SUO 2016: SLCO2B1: Biology & Therapeutic Implications - Session Highlights


San Antonio, Texas USA (UroToday.com) Dr. Harshman presented original research that studied the influence and manipulation of the SLCO2B1 transporter in prostate cancer treatment. SLCO2B1 is a gene that encodes a sodium-independent organic anionic transporter that is responsible for mediating the transport of a variety of hormones and drugs into cells.


Studies have shown that expression of SLCO2B1 increases with progression from hormone-sensitive to castration-resistant prostate cancer. Interestingly, sophisticated gene analysis has demonstrated that this transporter is an important mediator of androgen metabolism. Higher risk SLCO2B1 alleles are associated with shorter prostate cancer survival, so understanding the functional role of this transporter is paramount.

An important molecule that is transported is DHEAS (responsible for androgen entry into cells). Statins are a commonly used drug that also experience uptake with the SLCO2B1 transporter. Dr. Harshman presented retrospective data suggesting that statin use has an inverse relationship with prostate cancer incidence and mortality – statin use appears to be beneficial in both of these outcomes. Investigators demonstrated that statins compete against and inhibit DHEAS uptake within tumor cells, and that this effect is concentration-dependent and similar across multiple statin medications. They therefore hypothesized that statin use at the time of ADT initiation would improve prostate cancer outcomes, such as time to progression (TTP). In a study of 1265 patients, they found that statin users at ADT initiation did indeed have a significantly longer 10-month median TTP on ADT: 27.5 vs. 17.4 months (p=0.0005).

Abiraterone is a steroidal drug that could also be influenced SLCO-mediated transport, and work by Dr. Xiaodong Wang found that uptake of abiraterone is indeed SLCO dependent. Dr. Harshman and colleagues predicted that statins may INHIBIT the effectiveness of abiraterone by competing for cellular uptake via SLCO transporters. Interestingly though, a retrospective analysis of 224 patients over 7 years found that in the 41% of patients taking statins, there was an opposite effect: There was a trend toward longer abiraterone duration in statin users. This would suggest that statins do not have a negative impact on abiraterone effectiveness. However, a subsequent analysis using patients in the Hopkins database that had more advanced disease did not show a significant signal.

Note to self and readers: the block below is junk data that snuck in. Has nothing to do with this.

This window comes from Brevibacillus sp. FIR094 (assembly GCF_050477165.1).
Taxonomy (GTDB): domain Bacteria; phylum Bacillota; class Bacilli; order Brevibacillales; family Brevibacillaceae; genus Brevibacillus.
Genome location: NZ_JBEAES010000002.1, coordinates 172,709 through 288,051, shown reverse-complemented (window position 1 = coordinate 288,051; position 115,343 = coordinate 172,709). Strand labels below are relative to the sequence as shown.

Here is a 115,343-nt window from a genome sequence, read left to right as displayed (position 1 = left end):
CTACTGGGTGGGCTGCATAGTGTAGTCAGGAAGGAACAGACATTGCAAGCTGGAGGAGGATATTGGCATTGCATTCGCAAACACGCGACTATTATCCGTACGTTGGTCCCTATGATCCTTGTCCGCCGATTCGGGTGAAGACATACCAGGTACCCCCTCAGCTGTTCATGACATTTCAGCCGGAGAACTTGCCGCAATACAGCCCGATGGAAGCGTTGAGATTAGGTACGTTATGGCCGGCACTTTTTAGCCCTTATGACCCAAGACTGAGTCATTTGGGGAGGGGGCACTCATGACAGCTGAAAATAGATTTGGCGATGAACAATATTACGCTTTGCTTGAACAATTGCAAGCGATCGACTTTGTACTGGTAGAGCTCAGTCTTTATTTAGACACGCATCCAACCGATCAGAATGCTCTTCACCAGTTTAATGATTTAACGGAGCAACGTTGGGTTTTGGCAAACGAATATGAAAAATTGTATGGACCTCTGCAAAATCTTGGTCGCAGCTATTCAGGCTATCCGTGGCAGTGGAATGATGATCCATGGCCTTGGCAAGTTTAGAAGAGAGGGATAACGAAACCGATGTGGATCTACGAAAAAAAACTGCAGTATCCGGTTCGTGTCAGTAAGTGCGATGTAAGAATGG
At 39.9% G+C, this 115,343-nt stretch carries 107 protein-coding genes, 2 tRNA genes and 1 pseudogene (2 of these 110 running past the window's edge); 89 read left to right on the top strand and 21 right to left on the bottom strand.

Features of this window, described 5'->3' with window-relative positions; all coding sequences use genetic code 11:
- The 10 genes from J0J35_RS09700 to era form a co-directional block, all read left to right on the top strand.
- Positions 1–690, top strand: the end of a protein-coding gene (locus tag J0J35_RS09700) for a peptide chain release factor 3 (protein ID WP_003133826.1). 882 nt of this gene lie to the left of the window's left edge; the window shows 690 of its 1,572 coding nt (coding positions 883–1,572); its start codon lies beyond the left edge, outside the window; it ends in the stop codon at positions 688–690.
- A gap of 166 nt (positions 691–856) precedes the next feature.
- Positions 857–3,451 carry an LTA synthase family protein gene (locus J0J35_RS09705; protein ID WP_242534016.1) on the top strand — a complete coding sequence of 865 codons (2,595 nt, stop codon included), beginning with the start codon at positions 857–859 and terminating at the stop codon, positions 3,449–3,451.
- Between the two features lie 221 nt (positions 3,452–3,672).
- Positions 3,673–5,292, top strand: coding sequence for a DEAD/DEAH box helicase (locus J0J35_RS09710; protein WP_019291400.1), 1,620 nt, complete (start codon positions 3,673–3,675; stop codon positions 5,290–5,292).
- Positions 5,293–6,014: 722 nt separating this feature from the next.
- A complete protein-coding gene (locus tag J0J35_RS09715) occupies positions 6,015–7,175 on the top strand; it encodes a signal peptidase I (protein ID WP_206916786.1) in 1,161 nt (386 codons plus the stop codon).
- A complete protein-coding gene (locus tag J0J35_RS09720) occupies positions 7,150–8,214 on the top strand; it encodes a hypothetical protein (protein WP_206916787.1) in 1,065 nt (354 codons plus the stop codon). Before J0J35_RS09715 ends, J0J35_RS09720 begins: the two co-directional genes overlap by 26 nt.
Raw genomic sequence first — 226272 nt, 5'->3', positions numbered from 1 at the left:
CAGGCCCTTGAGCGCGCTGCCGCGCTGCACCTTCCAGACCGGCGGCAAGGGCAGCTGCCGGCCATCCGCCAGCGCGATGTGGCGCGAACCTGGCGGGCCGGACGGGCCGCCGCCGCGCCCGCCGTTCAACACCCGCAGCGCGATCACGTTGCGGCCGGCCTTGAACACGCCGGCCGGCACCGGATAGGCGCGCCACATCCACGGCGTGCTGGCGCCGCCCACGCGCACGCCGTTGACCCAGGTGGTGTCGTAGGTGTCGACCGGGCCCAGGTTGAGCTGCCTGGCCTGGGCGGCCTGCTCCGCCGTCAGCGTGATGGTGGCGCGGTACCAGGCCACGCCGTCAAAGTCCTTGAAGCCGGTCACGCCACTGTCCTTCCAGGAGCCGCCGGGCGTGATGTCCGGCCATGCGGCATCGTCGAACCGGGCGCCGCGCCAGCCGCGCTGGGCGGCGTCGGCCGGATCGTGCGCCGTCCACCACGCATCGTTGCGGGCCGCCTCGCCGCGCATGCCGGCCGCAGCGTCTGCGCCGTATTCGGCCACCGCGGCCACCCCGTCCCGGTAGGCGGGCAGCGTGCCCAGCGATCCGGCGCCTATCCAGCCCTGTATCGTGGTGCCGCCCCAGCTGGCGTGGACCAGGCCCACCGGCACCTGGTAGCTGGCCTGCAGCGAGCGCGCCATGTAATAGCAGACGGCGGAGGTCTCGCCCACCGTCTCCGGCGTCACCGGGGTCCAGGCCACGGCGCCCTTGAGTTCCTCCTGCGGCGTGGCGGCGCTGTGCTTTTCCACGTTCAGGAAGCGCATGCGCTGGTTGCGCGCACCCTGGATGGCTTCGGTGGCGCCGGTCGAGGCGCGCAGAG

As Dr. Harsman concludes, there is evidence that statins compete with DHEAS for uptake into tumor cells by SLCO2B1, which may decrease the tumor’s available androgen pool. This may translate into improved outcomes for patients initiating ADT who use statins. Although it was feared that statin use may inhibit the effectiveness of abiraterone, research suggests that statin use does not appear to have a negative impact. Clearly, further prospective studies will help delineate the complete nature of these associations.

Presented By: Lauren Harshman, MD, Dana-Farber Cancer Institute

Written By: Shreyas Joshi, MD, Fox Chase Cancer Center

17th Annual Meeting of the Society of Urologic Oncology - November 30 -December 2, 2016 – San Antonio, Texas USA
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